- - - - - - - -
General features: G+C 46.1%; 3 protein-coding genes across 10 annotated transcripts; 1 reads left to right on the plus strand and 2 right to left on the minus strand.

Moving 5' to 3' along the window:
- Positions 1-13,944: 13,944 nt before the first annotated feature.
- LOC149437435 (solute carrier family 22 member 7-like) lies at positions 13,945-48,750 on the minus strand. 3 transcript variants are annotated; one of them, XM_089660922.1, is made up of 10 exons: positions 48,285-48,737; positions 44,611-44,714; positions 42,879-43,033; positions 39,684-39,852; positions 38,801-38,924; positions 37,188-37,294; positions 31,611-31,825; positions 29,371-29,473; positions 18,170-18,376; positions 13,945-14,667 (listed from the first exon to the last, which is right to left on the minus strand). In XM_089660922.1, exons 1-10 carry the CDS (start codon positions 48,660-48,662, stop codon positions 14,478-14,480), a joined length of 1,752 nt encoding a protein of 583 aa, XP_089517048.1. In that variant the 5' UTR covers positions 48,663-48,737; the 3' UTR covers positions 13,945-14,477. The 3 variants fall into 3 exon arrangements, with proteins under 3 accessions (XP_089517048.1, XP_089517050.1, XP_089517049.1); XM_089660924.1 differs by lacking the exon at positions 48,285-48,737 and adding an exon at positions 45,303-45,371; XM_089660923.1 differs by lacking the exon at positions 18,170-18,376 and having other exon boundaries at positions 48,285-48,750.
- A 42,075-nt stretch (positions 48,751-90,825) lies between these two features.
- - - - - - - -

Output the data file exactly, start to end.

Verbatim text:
General features: G+C 46.1%; 3 protein-coding genes across 10 annotated transcripts; 1 reads left to right on the plus strand and 2 right to left on the minus strand.

Moving 5' to 3' along the window:
- Positions 1-13,944: 13,944 nt before the first annotated feature.
- LOC149437435 (solute carrier family 22 member 7-like) lies at positions 13,945-48,750 on the minus strand. 3 transcript variants are annotated; one of them, XM_089660922.1, is made up of 10 exons: positions 48,285-48,737; positions 44,611-44,714; positions 42,879-43,033; positions 39,684-39,852; positions 38,801-38,924; positions 37,188-37,294; positions 31,611-31,825; positions 29,371-29,473; positions 18,170-18,376; positions 13,945-14,667 (listed from the first exon to the last, which is right to left on the minus strand). In XM_089660922.1, exons 1-10 carry the CDS (start codon positions 48,660-48,662, stop codon positions 14,478-14,480), a joined length of 1,752 nt encoding a protein of 583 aa, XP_089517048.1. In that variant the 5' UTR covers positions 48,663-48,737; the 3' UTR covers positions 13,945-14,477. The 3 variants fall into 3 exon arrangements, with proteins under 3 accessions (XP_089517048.1, XP_089517050.1, XP_089517049.1); XM_089660924.1 differs by lacking the exon at positions 48,285-48,737 and adding an exon at positions 45,303-45,371; XM_089660923.1 differs by lacking the exon at positions 18,170-18,376 and having other exon boundaries at positions 48,285-48,750.
- A 42,075-nt stretch (positions 48,751-90,825) lies between these two features.